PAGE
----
21

Tyler ordered carryout and, while we waited, Sara got out her camera gear and interviewed Ian and Jason, firing questions at them about the government’s approach to national security. She even charmed me into answering some questions about my brother, though I stood in front of the window so that I would be a mysterious silhouette. Then the food came and everyone chattered while we ate, except for me. I was too busy thinking about what to do.

They thought I was too young. Fine. I’d have to do it myself. I tuned out their voices and pretended to be completely focused on eating as I thought about how to finish the job that the FBI wouldn’t let Nikko do. I had developed a rough plan by the time Ian said he had to get ready for his talk.

“I’d like to film it,” Sara said to Ian. “You don’t mind?”

“I’d be honored.”

“Do either of you have experience with film editing?” Sara asked, glancing from Nikko to me.

“Nikko does.”

“Just little animations,” he said, getting red in the face again.

Awesome animations,” I said.

“I’ll need an assistant tonight. Could run late. Would you be up for it?”

He shrugged, aiming for nonchalance, but failing. “Sure, no problem.”

“How can we get these young people into the audience?” Sara asked.

“I have extra exhibitor passes,” Jason said.

“Nikko, I need you to take notes about what parts of Ian’s talk are most striking, the bits you think belong in the blitzdoc we’ll be making tonight. Zen, I assume you want to hear the talk, too?”

“I’d like to, but there will be Homeland Security types in the audience. I’d better not.”

She clapped her hands “Disguises! I love disguises.” She had her luggage with her, and pulled out some clothes that were totally unlike what I usually wear, being more grown-up and sophisticated and no doubt way more expensive than anything I’d ever worn. She spent fifteen minutes fooling around with my hair, combing and curling and muttering “Love your hair, girl,” which I didn’t really believe, but when she was finished I kind of loved it myself. She put makeup on me, too, which I have never been able to do myself without looking like a clown. It tickled, but it looked good when I opened my eyes. We topped it off with a chunky necklace, bangles on my wrists, and a pair of reading glasses. I couldn’t see through them without everything going blurry, but when I wore them down on my nose, I looked intellectual. Better yet, I didn’t look like myself.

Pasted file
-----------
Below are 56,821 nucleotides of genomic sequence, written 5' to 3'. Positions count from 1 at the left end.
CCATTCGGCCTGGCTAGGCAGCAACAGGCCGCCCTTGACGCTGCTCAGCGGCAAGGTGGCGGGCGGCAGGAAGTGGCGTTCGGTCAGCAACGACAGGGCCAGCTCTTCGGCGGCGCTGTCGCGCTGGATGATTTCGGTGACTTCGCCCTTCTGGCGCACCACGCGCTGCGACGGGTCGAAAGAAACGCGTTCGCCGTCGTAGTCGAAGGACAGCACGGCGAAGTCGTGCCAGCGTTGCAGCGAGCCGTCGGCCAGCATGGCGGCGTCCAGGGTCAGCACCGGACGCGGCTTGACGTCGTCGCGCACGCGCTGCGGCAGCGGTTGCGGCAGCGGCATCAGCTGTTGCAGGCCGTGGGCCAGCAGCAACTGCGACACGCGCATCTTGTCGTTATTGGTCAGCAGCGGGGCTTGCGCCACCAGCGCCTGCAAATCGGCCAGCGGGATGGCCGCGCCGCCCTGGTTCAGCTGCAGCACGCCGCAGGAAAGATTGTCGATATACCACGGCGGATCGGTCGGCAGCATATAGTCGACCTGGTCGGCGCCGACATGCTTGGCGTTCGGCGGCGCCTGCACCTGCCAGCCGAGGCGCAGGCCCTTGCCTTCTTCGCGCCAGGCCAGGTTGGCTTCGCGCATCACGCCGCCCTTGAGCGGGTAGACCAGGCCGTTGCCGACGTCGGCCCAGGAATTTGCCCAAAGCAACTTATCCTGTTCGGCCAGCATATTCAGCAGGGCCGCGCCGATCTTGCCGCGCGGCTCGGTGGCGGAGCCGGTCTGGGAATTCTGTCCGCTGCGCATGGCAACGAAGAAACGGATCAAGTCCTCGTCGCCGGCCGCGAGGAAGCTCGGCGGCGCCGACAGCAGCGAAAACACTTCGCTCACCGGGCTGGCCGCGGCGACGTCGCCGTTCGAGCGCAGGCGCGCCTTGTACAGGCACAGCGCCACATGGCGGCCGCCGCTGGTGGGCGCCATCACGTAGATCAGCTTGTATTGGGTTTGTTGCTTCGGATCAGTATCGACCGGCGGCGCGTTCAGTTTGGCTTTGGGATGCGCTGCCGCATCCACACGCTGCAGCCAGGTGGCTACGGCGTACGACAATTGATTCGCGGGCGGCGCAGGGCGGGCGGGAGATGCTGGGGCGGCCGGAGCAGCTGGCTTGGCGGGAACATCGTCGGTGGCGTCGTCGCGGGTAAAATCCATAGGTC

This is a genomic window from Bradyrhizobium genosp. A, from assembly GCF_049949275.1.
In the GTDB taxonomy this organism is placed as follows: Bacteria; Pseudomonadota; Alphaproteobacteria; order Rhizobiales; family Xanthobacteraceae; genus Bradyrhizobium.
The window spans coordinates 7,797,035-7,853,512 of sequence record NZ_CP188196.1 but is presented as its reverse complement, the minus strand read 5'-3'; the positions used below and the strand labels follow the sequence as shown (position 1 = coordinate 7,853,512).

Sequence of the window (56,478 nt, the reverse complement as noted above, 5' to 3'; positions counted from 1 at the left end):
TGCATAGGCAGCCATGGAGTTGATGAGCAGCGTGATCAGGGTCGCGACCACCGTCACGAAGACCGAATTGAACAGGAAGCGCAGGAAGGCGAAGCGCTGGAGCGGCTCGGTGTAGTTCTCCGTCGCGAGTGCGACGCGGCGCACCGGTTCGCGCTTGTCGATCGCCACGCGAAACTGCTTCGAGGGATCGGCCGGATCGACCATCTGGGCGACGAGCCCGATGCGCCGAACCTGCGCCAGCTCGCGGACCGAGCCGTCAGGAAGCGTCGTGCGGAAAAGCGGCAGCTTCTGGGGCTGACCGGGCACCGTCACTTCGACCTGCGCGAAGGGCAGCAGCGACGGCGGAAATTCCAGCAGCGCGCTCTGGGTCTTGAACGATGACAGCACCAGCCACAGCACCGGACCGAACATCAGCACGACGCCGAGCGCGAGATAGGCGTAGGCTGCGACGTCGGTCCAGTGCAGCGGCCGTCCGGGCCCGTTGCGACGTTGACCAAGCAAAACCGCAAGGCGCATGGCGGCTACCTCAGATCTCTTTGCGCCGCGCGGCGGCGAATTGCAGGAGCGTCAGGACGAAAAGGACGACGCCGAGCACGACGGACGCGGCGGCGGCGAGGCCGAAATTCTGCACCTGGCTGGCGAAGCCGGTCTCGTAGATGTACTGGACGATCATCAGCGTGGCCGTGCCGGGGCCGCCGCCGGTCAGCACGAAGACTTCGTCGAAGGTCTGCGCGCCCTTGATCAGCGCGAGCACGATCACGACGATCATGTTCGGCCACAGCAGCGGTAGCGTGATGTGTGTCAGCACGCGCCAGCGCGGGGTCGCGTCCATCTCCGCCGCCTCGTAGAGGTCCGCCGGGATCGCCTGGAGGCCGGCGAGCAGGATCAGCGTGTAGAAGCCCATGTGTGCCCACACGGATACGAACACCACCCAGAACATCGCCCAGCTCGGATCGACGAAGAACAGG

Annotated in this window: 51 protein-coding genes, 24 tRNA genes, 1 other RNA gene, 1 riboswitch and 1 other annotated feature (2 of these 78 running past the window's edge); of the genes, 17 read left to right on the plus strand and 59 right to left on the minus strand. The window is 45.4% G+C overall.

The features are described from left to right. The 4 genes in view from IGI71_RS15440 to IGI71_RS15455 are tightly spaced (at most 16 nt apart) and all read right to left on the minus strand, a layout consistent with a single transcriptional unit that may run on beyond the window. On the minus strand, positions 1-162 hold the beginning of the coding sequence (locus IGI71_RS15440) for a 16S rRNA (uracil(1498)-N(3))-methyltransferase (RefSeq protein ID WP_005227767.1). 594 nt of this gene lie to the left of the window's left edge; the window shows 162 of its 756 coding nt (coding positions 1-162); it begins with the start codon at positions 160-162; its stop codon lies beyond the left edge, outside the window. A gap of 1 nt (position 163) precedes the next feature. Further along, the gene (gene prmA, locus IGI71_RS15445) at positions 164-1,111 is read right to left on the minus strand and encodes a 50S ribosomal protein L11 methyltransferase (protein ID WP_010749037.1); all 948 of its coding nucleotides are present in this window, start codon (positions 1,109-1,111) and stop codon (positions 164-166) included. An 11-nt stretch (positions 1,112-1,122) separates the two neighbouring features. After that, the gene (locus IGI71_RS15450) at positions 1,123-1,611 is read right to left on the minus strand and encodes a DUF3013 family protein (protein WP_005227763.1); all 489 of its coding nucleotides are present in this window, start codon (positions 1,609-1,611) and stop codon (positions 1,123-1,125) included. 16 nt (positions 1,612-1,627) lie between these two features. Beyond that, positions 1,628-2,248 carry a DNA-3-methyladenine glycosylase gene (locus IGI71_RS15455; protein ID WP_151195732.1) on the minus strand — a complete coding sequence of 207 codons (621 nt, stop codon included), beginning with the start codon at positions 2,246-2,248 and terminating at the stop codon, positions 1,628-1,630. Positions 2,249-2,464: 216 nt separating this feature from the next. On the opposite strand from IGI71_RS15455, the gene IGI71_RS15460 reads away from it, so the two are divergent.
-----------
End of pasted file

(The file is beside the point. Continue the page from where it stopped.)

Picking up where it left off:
Nikko joked about wearing an Anonymous Guy Fawkes mask, but he just put on a T-shirt advertising Jason’s company, used some of Tyler’s hair gel, donned a spare pare of hipster glasses, and changed the way he walked and held his shoulders. Somehow that made him look like a completely different person.

As Nikko demonstrated his geek look, I picked up the spy-camera shirt he’d thrown on a couch and folded it neatly. When nobody was looking, I slipped it into my backpack.

At least, I thought nobody was looking. As we went downstairs and mingled with the crowd entering the auditorium, I felt a poke in the back. It was Zeke, grinning evilly. “I saw what you did,” he whispered.

“I don’t know what you’re talking about.”

“That shirt.”

“I’ll give it back.”

“What are you up to?”

“None of your business.”

He cackled, and I slid through the crowd to get away from him, trying to remember to maintain my elegant, grown-up cool. But as I settled into a seat my phone burbled. I shut the sound off, but saw Zeke had sent me a message on Convo.

<Fa1staff> don’t worry, I won’t tell the grownups!

The lights dimmed and some guy came up to introduce Ian, reciting where he went to school and who he’d worked for and awards and other stuff that made him seem way more scary and important than the person I knew. But it was just Ian who bounced out to the podium, still dressed in his jeans and tweed jacket, his glasses a little crooked on his nose, his hair uncombed. He pointed to Sara Esfahani, setting up her gear at the side of the stage and the audience went nuts. The applause didn’t stop for several minutes. Then he launched into his talk, roaming the stage with his hands in his pockets as giant slides flashed behind him. He seemed completely at ease being filmed speaking in front of hundreds of people tweeting his words.